Tag Archives: Fox News

Research!America and the Pancreatic Cancer Action Network Host Panel Discussion – “A World Free from Cancers: Probable, Possible, or Preposterous?”

  Leading Experts Focus on the Challenges and Opportunities Affecting the Fight Against Cancer

ALEXANDRIA, Va. – February 27, 2014 A panel of leading health, economics and policy experts today discussed the prospects for a future where cancers are rendered manageable or even eradicated and the variables affecting progress toward that goal so that cancer patients are able to lead normal, productive lives – and thus be “free from” their cancers. The forum was hosted by Research!America and the Pancreatic Cancer Action Network. The event, titled, “A World Free from Cancers: Probable, Possible, or Preposterous?” was held at the New York Academy of Sciences.

Medical innovation has contributed to the economic success of the U.S. over the last 50 years and it offers enormous potential to make a meaningful difference in the quality and length of our lives in the next 50 years. Of all the critical trends that will create a prosperous future, the panelists believe that medical innovation will be the most important. In order to achieve a culture of change where science and medicine will be part of the solution, all stakeholders must stand up and advocate for pro-patient and pro-innovation policies and laws. By supporting a positive regulatory and legislative environment and working toward innovative solutions for complex health care challenges, policy makers can help combat devastating diseases like cancers.

“While medical innovation has driven extraordinary progress against cancer in the U.S. and peer nations, we know that globally, cancer cases and death rates are rising. And even in the U.S., the incidence of some cancers, including pancreatic cancer, is rising,” said Mary Woolley, president and CEO, Research!America. “We need to work together to address these alarming trends, and commit to overcoming the barriers to achieving a world free from cancers. Ensuring that U.S. policy makers sustain a policy environment conducive to rapid-pace medical innovation is crucial.”

The panel addressed the role of medical innovation, not only in the fight against cancer, but as a major force in our nation’s economic progress. Among the technological advances of the 21st century, medical innovation has been the biggest factor in improving the lives of patients, benefiting the health care system and improving prosperity. Over the past 50 years, medical innovation has been the source of more than half of all economic growth in the United States.

The panel, moderated by Fox News Channel’s Jim Pinkerton, featured several leading figures in the cancer and health care community, including:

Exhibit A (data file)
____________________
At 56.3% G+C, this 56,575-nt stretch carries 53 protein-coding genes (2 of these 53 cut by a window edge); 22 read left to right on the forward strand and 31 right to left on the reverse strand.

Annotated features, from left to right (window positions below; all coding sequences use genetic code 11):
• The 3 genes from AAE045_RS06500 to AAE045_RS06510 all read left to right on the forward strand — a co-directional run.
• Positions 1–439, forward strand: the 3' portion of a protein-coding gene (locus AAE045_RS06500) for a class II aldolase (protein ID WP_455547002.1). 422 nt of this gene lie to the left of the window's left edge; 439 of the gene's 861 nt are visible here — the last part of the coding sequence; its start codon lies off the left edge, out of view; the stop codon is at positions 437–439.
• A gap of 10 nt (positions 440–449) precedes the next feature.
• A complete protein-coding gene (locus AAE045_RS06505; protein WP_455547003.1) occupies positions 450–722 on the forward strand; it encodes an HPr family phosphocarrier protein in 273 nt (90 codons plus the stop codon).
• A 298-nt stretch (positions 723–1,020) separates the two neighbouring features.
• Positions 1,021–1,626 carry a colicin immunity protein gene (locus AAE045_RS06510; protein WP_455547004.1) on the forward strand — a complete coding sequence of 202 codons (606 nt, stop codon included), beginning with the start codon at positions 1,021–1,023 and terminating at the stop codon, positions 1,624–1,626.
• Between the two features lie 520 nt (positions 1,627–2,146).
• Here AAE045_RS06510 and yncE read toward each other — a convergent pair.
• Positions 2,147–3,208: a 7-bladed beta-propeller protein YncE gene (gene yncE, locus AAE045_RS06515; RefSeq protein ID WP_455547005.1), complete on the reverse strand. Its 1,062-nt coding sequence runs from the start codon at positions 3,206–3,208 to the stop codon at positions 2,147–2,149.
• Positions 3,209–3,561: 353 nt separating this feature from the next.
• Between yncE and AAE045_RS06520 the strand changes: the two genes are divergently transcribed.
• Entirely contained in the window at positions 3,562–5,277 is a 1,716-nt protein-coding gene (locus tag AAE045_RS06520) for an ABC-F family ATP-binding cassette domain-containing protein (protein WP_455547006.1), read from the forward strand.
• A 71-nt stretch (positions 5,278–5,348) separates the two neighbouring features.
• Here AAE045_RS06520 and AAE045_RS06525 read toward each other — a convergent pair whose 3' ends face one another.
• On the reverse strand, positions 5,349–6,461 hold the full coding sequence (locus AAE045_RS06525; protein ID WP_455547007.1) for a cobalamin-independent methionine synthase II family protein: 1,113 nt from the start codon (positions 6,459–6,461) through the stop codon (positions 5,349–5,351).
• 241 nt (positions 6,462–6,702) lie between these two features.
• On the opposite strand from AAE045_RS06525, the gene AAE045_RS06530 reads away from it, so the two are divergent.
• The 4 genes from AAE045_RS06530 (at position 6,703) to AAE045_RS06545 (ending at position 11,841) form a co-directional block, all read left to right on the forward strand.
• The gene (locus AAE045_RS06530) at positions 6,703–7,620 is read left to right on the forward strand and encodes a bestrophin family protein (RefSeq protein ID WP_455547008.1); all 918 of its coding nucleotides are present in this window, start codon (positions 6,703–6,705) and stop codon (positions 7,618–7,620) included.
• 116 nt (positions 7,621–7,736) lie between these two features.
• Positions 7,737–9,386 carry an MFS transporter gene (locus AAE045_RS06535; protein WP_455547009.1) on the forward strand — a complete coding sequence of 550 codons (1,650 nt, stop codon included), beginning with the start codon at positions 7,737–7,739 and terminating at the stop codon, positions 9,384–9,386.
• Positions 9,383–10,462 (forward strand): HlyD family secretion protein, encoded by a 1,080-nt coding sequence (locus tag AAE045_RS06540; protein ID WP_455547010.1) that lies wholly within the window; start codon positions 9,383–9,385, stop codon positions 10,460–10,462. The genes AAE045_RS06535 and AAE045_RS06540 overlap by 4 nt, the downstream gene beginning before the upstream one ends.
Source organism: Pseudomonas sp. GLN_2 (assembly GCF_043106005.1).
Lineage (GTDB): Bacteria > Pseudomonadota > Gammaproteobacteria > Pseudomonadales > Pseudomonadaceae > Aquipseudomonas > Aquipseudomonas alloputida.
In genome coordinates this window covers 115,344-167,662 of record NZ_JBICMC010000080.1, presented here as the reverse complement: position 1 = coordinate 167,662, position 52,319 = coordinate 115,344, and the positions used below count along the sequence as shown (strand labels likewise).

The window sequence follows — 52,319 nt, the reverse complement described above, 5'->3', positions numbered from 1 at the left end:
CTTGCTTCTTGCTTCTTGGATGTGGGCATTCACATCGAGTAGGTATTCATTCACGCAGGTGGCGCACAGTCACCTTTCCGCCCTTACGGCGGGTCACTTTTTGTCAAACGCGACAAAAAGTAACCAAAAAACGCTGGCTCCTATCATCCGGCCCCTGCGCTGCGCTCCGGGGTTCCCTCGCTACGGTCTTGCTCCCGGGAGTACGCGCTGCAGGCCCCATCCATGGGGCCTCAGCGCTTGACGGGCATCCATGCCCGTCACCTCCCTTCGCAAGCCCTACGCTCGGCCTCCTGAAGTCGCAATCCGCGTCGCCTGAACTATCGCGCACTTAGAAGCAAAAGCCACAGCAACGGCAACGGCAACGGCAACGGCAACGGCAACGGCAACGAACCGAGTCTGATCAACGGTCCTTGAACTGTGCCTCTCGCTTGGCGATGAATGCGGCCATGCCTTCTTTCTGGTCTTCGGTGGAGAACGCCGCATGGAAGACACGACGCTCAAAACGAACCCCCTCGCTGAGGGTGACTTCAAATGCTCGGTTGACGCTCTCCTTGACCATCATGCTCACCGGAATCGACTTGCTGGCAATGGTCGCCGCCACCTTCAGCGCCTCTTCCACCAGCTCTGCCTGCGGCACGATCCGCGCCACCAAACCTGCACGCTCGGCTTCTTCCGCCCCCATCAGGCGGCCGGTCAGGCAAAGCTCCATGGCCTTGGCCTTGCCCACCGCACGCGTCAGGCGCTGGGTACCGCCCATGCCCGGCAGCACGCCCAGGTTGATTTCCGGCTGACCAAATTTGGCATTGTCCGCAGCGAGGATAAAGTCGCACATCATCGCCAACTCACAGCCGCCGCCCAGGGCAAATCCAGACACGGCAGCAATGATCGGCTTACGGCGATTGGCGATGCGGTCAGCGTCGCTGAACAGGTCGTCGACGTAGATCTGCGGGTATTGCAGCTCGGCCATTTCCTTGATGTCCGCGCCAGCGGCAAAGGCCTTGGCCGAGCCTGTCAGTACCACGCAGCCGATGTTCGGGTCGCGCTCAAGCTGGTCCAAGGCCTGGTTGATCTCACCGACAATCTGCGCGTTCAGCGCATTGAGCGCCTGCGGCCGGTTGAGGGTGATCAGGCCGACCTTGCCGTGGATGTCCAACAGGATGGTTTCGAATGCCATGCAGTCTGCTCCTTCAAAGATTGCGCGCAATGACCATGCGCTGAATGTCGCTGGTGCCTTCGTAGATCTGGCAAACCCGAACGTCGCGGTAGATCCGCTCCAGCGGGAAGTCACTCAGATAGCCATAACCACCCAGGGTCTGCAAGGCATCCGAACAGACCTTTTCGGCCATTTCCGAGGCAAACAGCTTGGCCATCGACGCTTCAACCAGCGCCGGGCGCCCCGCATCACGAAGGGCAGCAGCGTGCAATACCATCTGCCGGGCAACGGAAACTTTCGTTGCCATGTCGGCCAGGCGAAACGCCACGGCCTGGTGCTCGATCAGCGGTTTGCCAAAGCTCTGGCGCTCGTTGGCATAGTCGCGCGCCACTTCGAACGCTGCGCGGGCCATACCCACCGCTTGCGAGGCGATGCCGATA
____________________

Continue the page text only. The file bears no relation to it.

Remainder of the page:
• Clifton Leaf, journalist and author, “The Truth in Small Doses: Why We’re Losing the War on Cancer-and How to Win It”
  • Julie Fleshman, president and CEO, Pancreatic Cancer Action Network
  • Laurie MacCaskill, seven-year pancreatic cancer survivor and chair, national Board of Directors, Pancreatic Cancer Action Network
  • Amy Abernethy, MD, PhD, director, Duke Center for Learning Health Care
  • Robert J. Hariri, MD, PhD, chairman, founder and chief scientific officer, Celgene Cellular Therapeutics
  • Scott Gottlieb, MD, resident fellow, American Enterprise Institute
  • Frank Lichtenberg, PhD, Courtney C. Brown Professor of Business, Columbia University

“Although medical innovation has played a key role in the fight against cancer and improving the overall cancer survival rate, much work lies ahead especially for deadly cancers such as pancreatic cancer where the five-year survival rate is just 6%,” said Julie Fleshman, president and CEO, Pancreatic Cancer Action Network. “In order to move towards a world free from cancers, the cancer infrastructure has to continue to keep up with the advances in science and our nation needs to make medical research a priority.”

The panel discussed the benefits of past breakthroughs for some types of cancer: there have been an estimated 50 million life-years saved and $4.9 trillion added in economic value due to innovative cancer treatments since 1990. However, further success in reducing the devastating impacts of cancers and accelerating medical innovation is dependent on developing effective collaborative solutions from an “ecosystem of innovation” – bringing together scientists, patients, health care providers, private-sector medical innovators, academia, payers and policy makers – to find solutions that will save lives from all types of cancers.

“We have made great progress since 1971, when President Nixon declared the war on cancer, in terms of understanding the epidemiology of the disease, improving diagnoses, discovering new treatment paradigms and novel therapeutic approaches to better manage cancers,” said Robert Hariri, MD, PhD, chairman, founder and chief scientific officer, Celgene Cellular Therapeutics. “But the progress we’ve made is not enough. We need to continue the momentum we have started and work together to change the course of human health for patients, health care, our economy and future generations.”

About Research!America

Research!America is the nation’s largest nonprofit public education and advocacy alliance working to make research to improve health a higher national priority. Founded in 1989, Research!America is supported by member organizations representing 125 million Americans. Visit www.researchamerica.org.

About the Pancreatic Cancer Action Network